Saturday, March 23, 2013

PLOTasaurus

I promised you a lesson on Plot and here it is!
Here is our PLOT DIAGRAM inspired by That Teaching Blog! If you have not checked this great ELA blog out, DO IT!
Notice the Plotasaurus Dino - he will come in later ...
I aspire, in each of my lessons, to utilize the I,WE,YOU model of teaching. Sometimes this occurs all together in one mini lesson with a brief teacher model, group practice, and independent work. Other times, this gradual release of responsibility occurs over the course of a few days. For this particular skill,  I opted for the "few days" since PLOT can be a tricky skill for students as well as the reading of books necessary for practice takes up a lot of additional time. 
     The first day, we reviewed the different elements of plot (4th grade standard). I had the students work together with their partner to create our plot diagram on their own using flash cards - don't forget to cover up the group chart during this activity!  
I also shared with the kids a fun way to remember that good plots are not always an even triangle (when you think about it, good books have a HUGE rising action section, strong climax, and a rather short falling action. This helps keep the reader engaged and satisfied).  Remember the Plotasaurus in the diagram? I found this cute way to remember it from a fun high school writer's blot The Epic, The Awesome, The Random. She gives some unique and inspiring "student" insight in her post "Not Your Teacher's Plot Diagram" (love it when kids think outside of the box!)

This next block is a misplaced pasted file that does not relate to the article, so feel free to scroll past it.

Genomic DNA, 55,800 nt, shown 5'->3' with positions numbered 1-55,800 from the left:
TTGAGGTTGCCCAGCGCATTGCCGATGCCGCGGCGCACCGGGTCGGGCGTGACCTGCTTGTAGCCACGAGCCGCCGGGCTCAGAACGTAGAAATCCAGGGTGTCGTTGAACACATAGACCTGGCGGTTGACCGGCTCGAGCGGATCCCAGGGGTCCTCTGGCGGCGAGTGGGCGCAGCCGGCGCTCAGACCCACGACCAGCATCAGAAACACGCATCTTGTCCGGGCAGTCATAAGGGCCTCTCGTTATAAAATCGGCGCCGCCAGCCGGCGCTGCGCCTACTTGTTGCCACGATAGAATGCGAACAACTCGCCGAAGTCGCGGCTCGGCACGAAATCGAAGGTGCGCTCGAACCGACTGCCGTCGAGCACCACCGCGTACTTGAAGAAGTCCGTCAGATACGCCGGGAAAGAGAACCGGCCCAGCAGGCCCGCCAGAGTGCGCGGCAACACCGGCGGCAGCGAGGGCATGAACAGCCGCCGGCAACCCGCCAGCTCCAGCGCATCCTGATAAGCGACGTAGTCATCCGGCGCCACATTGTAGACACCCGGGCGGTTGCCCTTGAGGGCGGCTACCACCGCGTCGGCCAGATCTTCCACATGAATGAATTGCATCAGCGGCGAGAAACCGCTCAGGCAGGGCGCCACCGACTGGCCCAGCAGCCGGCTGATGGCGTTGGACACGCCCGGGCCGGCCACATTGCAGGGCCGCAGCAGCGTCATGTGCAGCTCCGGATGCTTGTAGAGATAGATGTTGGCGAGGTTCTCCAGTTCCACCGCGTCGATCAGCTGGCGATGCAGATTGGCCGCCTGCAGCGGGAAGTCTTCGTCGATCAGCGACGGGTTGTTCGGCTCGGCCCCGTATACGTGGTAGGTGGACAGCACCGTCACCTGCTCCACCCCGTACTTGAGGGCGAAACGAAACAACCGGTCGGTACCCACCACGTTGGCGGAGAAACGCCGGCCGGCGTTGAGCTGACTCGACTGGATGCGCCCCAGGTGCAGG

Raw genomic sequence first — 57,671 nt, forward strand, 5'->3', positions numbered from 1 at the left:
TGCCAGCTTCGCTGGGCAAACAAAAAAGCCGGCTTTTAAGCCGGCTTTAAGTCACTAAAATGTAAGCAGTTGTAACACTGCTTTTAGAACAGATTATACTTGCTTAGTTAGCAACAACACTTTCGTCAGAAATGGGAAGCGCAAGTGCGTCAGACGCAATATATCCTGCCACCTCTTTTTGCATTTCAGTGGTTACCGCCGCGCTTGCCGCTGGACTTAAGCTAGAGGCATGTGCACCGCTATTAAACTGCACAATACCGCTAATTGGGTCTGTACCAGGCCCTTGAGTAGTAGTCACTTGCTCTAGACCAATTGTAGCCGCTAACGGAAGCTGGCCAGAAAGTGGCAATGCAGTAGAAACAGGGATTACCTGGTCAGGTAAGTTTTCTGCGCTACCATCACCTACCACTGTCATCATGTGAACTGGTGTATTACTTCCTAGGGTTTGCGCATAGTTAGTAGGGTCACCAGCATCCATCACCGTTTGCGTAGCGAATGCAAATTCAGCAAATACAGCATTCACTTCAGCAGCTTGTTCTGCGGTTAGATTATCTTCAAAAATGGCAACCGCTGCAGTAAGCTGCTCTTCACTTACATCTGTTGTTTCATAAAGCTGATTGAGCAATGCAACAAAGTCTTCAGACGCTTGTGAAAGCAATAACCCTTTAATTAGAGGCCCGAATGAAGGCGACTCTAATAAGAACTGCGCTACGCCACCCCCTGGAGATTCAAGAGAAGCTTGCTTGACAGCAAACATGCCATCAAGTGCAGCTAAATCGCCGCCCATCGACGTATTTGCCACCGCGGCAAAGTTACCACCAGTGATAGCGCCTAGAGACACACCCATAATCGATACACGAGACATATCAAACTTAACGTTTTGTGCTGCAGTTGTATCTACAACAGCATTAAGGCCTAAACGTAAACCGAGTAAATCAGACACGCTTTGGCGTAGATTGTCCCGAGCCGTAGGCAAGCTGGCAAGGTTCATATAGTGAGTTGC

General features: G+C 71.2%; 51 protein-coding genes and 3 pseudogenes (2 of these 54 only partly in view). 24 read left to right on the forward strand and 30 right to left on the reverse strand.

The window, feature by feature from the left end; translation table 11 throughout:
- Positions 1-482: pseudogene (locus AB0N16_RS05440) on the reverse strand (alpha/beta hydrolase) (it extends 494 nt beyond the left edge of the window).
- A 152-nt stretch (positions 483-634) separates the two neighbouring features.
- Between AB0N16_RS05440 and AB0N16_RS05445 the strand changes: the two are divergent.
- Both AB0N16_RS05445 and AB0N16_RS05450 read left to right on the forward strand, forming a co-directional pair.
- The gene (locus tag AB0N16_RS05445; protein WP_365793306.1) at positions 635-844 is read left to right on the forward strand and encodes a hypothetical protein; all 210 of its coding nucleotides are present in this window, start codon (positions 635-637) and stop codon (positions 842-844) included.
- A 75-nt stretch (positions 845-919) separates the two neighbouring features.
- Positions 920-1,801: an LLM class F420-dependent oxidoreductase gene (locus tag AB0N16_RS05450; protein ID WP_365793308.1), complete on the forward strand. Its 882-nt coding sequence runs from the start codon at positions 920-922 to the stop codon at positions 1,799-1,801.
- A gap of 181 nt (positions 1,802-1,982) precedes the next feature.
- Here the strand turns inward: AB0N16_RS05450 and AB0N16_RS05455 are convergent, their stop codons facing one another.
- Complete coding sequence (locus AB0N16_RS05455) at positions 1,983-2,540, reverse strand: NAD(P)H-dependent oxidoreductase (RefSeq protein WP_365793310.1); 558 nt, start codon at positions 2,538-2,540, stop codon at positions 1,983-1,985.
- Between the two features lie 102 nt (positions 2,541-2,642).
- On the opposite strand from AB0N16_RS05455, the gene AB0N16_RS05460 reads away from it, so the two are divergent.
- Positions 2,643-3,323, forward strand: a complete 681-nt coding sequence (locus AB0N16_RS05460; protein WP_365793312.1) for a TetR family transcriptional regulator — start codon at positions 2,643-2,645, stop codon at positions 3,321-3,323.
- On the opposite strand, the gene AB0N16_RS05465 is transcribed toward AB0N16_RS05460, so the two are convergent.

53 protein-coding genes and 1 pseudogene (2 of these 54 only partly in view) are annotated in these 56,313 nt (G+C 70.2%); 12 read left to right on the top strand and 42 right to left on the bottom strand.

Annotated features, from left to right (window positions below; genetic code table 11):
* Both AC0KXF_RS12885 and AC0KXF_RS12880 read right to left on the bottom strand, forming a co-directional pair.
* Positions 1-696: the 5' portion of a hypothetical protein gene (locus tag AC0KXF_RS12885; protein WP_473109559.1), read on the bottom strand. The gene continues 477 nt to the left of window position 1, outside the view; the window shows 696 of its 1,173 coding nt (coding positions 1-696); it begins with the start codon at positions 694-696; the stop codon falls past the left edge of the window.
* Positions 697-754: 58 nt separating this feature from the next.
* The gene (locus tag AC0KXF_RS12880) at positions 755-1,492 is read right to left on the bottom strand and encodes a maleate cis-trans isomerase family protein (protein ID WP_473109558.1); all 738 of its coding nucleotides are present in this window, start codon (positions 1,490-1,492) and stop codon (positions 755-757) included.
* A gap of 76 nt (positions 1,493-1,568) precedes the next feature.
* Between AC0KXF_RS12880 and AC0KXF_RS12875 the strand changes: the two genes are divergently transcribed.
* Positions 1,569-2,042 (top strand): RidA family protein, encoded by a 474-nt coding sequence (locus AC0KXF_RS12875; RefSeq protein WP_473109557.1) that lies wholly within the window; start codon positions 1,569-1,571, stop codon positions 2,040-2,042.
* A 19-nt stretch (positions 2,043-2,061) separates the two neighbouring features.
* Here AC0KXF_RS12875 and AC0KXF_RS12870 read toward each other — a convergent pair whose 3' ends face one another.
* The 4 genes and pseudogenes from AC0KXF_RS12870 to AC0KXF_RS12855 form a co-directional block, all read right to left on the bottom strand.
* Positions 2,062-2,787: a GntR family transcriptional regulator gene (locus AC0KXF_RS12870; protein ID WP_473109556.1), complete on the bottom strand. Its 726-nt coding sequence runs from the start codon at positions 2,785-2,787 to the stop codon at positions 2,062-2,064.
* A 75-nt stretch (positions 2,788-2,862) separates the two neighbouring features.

The students also drew one in their NB as a reminder :) 
(I) The second day we read a story together - I read to them the Legend of the Hummingbird (A Mayan Legend) since we were studying early explorers and the South American Indians - I try to integrate SS and ELA as MUCH as possible! After reading the story, I modeled how to fill in the different sections of the plot using sticky notes.
(WE) The third day, I had the kids work with their partner and choose a preselected book to read together. Then they worked cooperatively to decide the different parts of plot and fill in the sticky notes, placing them on a poster board. STudents then shared these with the class. 
(YOU) The fourth day, students worked independently, choosing a book from the preselected picture books that they did NOT read already with their partner. They worked on their own smaller placemat chart which they filled in with mini sticky notes with the plot information. We then shared these with our partners.
Our reading work area - notice the kids character vs. conflict posters from my Conflict Post . Having these up and visible really helped with this lesson since the kids had to find the conflict of their stories in the plot and identify which type of conflict was occurring. 
(ASSESS) Our final day of our PLOT skills unit, I gave them a short story with the plot items listed below. After reading the story, they simply filled in the plot elements at the bottom of the page instead of the sticky notes. The kids did really good on this assessment! This last week (about 3 weeks after this actual Plot Unit - yes, I am that behind in blogging!) we reviewed elements of plot during one of our reading centers and they still have it so I am feeling good :) 
 Do you have any unique ways of teaching plot in your room? 
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